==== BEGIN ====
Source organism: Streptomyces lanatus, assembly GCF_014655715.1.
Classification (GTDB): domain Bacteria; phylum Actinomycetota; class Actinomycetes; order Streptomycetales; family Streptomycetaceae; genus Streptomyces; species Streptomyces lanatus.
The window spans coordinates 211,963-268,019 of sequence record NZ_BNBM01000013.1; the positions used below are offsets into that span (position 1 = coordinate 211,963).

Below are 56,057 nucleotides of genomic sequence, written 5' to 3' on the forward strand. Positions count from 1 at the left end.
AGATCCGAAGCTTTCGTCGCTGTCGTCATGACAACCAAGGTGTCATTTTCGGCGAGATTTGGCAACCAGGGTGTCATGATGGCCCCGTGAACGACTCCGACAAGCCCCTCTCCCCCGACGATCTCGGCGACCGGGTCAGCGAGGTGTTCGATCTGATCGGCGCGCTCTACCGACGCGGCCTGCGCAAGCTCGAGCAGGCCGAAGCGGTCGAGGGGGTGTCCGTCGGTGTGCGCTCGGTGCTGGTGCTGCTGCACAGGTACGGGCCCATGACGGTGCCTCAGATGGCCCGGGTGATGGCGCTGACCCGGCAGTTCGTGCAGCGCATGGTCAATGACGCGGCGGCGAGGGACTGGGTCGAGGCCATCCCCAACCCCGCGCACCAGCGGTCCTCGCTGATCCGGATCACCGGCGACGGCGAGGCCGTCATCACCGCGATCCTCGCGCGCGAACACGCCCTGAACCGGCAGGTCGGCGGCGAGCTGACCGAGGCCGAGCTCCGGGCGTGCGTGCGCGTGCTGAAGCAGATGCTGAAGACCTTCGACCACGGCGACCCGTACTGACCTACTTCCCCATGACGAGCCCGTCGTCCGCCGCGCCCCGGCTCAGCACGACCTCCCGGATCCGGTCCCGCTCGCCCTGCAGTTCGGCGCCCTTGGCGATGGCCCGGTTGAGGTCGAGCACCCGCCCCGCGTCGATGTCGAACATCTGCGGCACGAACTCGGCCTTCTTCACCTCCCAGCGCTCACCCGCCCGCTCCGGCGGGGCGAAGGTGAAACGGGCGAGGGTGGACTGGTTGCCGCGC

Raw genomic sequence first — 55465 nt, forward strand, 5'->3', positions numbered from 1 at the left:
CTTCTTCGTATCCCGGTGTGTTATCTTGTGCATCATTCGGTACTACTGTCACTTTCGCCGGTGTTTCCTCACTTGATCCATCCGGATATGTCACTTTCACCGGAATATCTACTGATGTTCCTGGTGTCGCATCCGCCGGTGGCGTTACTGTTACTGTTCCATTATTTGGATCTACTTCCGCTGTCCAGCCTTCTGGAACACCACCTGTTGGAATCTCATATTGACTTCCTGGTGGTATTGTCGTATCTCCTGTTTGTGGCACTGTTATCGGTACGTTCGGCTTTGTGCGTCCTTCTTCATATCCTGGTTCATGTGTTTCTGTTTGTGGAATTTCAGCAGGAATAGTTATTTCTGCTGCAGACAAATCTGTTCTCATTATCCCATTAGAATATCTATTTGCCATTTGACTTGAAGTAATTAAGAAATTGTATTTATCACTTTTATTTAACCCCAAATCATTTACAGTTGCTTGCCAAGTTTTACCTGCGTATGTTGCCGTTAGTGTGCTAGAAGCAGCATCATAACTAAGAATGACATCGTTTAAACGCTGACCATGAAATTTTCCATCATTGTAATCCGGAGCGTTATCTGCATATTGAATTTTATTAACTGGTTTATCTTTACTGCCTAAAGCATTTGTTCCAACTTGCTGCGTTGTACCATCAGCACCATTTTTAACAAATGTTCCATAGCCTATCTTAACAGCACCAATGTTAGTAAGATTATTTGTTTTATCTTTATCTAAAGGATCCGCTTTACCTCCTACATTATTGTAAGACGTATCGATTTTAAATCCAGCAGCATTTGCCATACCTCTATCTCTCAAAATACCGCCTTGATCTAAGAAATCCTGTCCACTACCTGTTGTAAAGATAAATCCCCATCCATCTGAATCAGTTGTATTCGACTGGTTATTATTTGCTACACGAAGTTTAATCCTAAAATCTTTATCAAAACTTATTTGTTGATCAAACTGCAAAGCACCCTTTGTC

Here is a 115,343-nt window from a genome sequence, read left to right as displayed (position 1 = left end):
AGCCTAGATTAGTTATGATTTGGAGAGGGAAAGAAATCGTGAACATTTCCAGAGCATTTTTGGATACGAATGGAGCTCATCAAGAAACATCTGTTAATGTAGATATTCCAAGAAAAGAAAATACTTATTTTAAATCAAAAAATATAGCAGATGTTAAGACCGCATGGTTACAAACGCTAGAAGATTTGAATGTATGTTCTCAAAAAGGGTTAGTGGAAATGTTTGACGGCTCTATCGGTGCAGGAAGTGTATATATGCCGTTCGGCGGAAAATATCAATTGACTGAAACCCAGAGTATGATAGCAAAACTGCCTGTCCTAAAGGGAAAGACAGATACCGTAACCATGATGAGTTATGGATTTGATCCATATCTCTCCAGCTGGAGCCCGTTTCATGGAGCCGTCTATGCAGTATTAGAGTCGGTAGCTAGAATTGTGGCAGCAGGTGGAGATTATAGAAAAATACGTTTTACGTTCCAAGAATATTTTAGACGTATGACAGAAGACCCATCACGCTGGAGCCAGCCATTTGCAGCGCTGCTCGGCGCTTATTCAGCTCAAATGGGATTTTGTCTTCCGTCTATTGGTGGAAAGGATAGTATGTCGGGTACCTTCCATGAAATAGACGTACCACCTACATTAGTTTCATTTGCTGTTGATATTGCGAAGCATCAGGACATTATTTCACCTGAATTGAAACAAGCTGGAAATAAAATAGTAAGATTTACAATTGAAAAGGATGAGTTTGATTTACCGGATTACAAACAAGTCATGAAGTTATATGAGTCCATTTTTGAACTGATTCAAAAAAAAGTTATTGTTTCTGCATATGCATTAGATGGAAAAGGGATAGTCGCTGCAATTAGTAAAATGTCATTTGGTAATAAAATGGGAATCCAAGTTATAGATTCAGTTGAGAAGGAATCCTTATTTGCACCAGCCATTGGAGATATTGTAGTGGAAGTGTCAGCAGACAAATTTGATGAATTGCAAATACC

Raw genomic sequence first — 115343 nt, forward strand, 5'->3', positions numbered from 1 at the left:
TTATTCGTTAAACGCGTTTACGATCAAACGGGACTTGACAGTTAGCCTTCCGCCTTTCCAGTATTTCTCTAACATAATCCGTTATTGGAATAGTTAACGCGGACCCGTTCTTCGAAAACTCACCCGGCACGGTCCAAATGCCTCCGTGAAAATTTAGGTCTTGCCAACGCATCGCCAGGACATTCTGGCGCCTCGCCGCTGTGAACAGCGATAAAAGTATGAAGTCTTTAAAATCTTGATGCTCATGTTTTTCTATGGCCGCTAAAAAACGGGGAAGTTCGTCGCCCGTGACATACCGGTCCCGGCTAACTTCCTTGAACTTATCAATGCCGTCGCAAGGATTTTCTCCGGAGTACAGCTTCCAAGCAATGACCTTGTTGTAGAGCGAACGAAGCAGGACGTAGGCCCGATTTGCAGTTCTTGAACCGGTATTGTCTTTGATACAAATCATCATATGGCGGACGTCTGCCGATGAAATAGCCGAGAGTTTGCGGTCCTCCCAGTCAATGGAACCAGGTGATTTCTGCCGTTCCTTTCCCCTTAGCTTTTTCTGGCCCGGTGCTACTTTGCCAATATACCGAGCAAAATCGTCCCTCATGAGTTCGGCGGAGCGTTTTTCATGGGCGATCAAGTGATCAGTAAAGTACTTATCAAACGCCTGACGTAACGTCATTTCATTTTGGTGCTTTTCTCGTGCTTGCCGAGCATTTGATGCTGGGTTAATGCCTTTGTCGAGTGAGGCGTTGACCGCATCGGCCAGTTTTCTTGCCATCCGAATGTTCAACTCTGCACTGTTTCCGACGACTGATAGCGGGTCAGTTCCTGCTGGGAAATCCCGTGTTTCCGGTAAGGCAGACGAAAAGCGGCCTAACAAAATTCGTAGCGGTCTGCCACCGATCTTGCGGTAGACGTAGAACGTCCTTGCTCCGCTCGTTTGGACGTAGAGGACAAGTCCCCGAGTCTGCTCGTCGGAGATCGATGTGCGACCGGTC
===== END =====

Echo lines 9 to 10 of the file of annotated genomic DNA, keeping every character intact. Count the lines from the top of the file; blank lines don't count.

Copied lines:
AGCCTAGATTAGTTATGATTTGGAGAGGGAAAGAAATCGTGAACATTTCCAGAGCATTTTTGGATACGAATGGAGCTCATCAAGAAACATCTGTTAATGTAGATATTCCAAGAAAAGAAAATACTTATTTTAAATCAAAAAATATAGCAGATGTTAAGACCGCATGGTTACAAACGCTAGAAGATTTGAATGTATGTTCTCAAAAAGGGTTAGTGGAAATGTTTGACGGCTCTATCGGTGCAGGAAGTGTATATATGCCGTTCGGCGGAAAATATCAATTGACTGAAACCCAGAGTATGATAGCAAAACTGCCTGTCCTAAAGGGAAAGACAGATACCGTAACCATGATGAGTTATGGATTTGATCCATATCTCTCCAGCTGGAGCCCGTTTCATGGAGCCGTCTATGCAGTATTAGAGTCGGTAGCTAGAATTGTGGCAGCAGGTGGAGATTATAGAAAAATACGTTTTACGTTCCAAGAATATTTTAGACGTATGACAGAAGACCCATCACGCTGGAGCCAGCCATTTGCAGCGCTGCTCGGCGCTTATTCAGCTCAAATGGGATTTTGTCTTCCGTCTATTGGTGGAAAGGATAGTATGTCGGGTACCTTCCATGAAATAGACGTACCACCTACATTAGTTTCATTTGCTGTTGATATTGCGAAGCATCAGGACATTATTTCACCTGAATTGAAACAAGCTGGAAATAAAATAGTAAGATTTACAATTGAAAAGGATGAGTTTGATTTACCGGATTACAAACAAGTCATGAAGTTATATGAGTCCATTTTTGAACTGATTCAAAAAAAAGTTATTGTTTCTGCATATGCATTAGATGGAAAAGGGATAGTCGCTGCAATTAGTAAAATGTCATTTGGTAATAAAATGGGAATCCAAGTTATAGATTCAGTTGAGAAGGAATCCTTATTTGCACCAGCCATTGGAGATATTGTAGTGGAAGTGTCAGCAGACAAATTTGATGAATTGCAAATACC

Raw genomic sequence first — 115343 nt, forward strand, 5'->3', positions numbered from 1 at the left: